Sanctification, the step by step journey of learning to hear God’s voice and becoming more like Jesus, is a process. And one of the best ways to pop the lid and take an honest look at where we are in the process is to examine our words.

I think the murk that lies under our flirtation with gossip is a deep well of pride.

We think we know.

And we think we have a right to know.

We feel the need to have nosey questions answered or to share our viewpoints so we can imagine that we have some control in hard to understand situations.

I am not advocating staying silent under dangerous or toxic circumstances. Sometimes it’s absolutely necessary to share portions of someone else’s story with appropriate people to seek help, wisdom, or safety. Dealing with the brokenness of humanity is confusing and heavy, and sometimes we need help remembering truth and bearing up under the load.

But speculation and assumptions, talk that spirals into finger-pointing or posse-building, and widening the circle of people who are “in the know” add soul weight, leading to more brokenness for everyone involved.

Friends, if we truly love each other, let’s stop adding to each other’s brokenness. Let’s stop introducing cancer-words into each other’s minds.

And let’s start giving each other and ourselves the grace-gift of I don’t know.

I don’t know the whole story from every side.

I don’t know how facts have changed in the telling.

I don’t know the hearts and motivations of other people.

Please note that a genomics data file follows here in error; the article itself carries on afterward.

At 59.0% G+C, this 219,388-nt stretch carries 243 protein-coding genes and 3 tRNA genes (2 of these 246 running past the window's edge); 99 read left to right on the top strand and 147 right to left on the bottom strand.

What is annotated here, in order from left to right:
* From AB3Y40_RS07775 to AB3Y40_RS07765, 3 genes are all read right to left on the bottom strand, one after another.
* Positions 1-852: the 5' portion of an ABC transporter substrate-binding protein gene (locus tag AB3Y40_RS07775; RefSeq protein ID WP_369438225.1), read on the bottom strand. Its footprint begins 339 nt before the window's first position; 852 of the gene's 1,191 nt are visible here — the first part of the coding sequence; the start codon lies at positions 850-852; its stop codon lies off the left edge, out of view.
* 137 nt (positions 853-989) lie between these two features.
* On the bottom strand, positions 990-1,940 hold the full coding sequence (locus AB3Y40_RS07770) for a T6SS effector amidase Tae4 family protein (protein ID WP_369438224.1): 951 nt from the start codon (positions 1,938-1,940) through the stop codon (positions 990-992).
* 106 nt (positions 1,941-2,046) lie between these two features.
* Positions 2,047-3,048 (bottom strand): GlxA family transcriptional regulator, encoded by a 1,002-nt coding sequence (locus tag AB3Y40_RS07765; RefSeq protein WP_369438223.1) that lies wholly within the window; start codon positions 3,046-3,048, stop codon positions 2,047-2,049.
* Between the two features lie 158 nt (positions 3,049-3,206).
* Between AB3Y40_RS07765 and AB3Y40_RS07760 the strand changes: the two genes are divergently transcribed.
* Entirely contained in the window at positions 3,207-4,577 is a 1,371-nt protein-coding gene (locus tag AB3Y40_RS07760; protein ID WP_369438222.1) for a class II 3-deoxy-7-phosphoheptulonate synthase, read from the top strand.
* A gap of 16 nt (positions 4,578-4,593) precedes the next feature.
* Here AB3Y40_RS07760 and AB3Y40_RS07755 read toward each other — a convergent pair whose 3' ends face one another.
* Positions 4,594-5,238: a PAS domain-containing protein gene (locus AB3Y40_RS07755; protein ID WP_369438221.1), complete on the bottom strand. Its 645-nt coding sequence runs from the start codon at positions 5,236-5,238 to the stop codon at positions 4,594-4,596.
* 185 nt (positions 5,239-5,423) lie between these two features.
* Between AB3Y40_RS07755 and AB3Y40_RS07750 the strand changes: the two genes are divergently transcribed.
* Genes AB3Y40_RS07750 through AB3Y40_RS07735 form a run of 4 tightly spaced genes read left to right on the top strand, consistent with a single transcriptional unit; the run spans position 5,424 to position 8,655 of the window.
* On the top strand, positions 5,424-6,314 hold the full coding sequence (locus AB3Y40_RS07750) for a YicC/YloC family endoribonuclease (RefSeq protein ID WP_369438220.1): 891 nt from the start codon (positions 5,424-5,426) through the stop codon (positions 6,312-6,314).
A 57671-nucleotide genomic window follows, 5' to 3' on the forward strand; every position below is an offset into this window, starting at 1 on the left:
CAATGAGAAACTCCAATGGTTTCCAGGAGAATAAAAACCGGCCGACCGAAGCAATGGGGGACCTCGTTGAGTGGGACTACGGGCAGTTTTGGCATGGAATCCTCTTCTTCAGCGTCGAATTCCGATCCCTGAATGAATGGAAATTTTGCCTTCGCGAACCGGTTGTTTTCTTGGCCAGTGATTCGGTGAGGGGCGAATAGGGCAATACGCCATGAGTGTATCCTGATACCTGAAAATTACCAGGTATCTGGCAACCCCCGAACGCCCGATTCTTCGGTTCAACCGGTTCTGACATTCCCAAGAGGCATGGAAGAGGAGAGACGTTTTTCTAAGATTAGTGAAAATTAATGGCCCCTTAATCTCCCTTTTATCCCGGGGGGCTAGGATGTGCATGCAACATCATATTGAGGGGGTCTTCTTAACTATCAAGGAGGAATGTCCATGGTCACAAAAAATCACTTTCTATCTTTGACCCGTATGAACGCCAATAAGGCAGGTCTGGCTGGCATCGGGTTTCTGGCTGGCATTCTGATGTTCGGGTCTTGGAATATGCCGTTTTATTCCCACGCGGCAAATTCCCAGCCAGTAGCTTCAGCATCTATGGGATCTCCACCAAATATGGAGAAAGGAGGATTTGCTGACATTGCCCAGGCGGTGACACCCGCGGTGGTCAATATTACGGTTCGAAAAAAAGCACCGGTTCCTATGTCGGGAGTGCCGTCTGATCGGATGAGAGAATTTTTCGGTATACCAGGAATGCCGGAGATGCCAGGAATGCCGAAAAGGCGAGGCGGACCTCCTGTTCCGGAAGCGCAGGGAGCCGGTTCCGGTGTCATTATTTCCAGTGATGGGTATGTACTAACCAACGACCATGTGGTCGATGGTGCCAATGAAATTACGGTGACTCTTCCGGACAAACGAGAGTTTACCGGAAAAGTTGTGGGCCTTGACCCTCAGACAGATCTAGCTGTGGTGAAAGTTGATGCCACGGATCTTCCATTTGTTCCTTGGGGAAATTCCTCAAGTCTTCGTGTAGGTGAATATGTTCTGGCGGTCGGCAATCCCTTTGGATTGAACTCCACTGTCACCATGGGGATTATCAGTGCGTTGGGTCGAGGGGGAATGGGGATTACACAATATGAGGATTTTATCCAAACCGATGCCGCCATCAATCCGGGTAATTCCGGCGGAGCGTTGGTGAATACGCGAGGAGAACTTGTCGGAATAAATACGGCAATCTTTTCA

I don’t know what wounds led to that wounding behavior.

I don’t know how God is working here, how He’s redeeming this situation and these people.

And I don’t have to know.

Because it’s enough to know that God is good, and He loves me and you and them and us.

Because I can trust Him to take care of me and the people I love, no matter what.

Because His grace is big enough to overcome every ugly mess, and He won’t leave any of His children half-healed or half-restored.

Because this is His story, and I can’t even imagine the outcome, much less make it happen.

In this freeing place of I don’t know, grace wells up and washes away our pride and opens our eyes to see each other like God does: beautiful, in-process people, valued by Him in a way that makes all of us worthy of dignity.

“Don’t speak evil against each other, my dear brothers and sisters. If you criticize each other and condemn each other, then you are criticizing and condemning God’s law. But you are not a judge who can decide whether the law is right or wrong. Your job is to obey it. God alone, who made the law, can rightly judge among us. He alone has the power to save or to destroy. So what right do you have to condemn your neighbor?” ~James 4:11-12 (NLT)


  1. Marcia Parsley
    Jun 20, 2017

    Beth I loved this blog and I thank you for writing it. We all need to hear this and apply it to our lives.
    Very well said!!


    • Faye Chaney
      Jun 26, 2017

      I agree. Very thoughtfully and humbly shared wisdom, advocating the gentleness, the forbearance God has shown us and asks us forgiven believers to remember toward one another. Unto Christ, be glory through His Church!